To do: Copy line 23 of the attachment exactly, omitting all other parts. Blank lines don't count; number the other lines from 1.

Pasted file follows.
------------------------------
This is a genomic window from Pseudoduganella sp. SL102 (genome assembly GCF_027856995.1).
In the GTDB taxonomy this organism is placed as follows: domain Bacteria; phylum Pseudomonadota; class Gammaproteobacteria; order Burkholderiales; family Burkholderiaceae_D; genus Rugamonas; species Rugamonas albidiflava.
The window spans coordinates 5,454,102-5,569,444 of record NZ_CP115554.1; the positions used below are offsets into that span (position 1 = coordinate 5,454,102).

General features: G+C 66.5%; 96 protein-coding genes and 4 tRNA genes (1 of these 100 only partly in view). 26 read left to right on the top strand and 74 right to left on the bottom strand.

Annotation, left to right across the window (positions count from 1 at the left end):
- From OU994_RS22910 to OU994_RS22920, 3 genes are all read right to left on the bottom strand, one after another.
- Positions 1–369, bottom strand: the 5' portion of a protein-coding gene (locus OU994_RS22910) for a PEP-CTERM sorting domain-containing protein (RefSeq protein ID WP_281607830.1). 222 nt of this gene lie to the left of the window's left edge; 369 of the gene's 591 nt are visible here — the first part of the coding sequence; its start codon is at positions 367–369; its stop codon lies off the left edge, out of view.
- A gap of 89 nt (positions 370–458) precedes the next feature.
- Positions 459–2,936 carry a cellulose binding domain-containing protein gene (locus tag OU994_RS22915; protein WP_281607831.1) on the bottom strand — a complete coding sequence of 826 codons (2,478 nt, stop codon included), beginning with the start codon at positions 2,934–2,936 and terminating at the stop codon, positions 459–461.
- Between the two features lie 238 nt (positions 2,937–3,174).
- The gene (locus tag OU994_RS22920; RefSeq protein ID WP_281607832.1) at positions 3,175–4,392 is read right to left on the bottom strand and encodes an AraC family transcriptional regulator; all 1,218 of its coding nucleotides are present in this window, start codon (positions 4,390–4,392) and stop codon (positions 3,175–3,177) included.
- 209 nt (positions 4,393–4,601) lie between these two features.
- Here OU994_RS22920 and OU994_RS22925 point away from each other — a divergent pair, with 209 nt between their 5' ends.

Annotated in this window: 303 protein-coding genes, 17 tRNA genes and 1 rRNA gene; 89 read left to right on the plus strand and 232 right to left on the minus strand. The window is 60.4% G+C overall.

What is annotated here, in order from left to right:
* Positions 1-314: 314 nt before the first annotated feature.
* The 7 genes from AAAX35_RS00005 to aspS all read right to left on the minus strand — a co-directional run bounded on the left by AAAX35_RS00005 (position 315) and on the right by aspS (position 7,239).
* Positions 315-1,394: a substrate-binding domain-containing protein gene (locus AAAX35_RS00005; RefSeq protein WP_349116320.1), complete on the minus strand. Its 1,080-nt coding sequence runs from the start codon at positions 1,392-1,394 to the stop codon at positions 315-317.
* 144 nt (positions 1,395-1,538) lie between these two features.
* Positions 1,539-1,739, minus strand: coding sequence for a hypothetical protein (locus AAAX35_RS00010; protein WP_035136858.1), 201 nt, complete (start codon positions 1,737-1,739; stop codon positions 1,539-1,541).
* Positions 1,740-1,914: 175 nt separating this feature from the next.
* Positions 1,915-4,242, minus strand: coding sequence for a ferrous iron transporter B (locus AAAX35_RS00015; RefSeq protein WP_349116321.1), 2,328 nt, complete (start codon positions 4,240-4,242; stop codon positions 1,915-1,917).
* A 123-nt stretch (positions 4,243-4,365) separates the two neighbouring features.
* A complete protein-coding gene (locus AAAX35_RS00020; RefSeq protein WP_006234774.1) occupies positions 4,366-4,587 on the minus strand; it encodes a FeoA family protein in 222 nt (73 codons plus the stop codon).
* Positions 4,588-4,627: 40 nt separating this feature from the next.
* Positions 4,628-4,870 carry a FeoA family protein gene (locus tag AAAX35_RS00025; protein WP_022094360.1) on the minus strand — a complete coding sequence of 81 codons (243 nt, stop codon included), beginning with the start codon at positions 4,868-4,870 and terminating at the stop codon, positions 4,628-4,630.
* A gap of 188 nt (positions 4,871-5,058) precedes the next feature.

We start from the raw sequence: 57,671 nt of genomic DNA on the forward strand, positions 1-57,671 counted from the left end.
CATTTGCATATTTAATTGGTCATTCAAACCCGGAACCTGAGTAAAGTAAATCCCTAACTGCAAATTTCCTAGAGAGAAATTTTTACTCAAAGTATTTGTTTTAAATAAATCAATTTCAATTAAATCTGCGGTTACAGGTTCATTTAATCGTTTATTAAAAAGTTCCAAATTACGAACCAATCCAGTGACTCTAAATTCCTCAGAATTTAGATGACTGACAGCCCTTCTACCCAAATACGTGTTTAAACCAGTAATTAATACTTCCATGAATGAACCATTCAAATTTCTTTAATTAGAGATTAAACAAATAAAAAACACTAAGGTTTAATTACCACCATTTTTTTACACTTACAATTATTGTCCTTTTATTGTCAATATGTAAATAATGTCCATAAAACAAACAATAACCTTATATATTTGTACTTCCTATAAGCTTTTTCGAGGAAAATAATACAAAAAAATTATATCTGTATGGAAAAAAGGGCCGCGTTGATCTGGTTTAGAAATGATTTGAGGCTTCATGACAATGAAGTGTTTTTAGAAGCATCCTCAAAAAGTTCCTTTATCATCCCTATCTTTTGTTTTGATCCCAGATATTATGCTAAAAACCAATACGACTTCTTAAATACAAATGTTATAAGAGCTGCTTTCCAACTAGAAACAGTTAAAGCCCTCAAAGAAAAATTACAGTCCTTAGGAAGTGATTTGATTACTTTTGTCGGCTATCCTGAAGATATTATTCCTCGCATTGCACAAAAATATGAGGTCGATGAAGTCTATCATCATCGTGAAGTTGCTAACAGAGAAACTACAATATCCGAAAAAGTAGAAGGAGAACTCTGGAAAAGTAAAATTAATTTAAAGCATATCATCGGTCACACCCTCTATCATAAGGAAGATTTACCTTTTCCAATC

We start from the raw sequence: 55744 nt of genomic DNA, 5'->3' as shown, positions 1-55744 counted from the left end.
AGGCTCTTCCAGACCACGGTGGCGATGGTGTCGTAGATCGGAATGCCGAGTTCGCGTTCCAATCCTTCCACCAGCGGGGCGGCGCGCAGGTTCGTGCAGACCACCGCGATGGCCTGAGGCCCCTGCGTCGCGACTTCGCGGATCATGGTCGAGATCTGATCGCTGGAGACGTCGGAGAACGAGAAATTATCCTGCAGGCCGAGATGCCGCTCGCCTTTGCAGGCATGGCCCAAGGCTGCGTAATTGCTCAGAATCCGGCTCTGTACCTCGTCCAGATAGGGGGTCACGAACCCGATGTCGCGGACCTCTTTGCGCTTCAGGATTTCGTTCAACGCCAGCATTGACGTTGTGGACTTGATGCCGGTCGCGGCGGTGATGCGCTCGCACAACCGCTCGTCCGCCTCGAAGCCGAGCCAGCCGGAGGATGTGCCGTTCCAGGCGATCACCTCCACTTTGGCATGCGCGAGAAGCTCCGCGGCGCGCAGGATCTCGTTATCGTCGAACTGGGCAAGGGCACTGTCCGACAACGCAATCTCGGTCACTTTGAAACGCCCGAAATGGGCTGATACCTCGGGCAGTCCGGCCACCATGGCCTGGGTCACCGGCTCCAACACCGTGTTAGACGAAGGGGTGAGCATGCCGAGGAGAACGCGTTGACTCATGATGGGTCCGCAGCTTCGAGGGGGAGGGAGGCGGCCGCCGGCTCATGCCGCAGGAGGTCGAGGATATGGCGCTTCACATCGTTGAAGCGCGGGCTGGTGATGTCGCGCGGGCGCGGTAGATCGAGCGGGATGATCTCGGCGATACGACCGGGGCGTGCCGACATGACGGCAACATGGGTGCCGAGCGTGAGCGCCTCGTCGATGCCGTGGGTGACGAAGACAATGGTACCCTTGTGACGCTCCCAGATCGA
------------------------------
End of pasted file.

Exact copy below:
* A 123-nt stretch (positions 4,243-4,365) separates the two neighbouring features.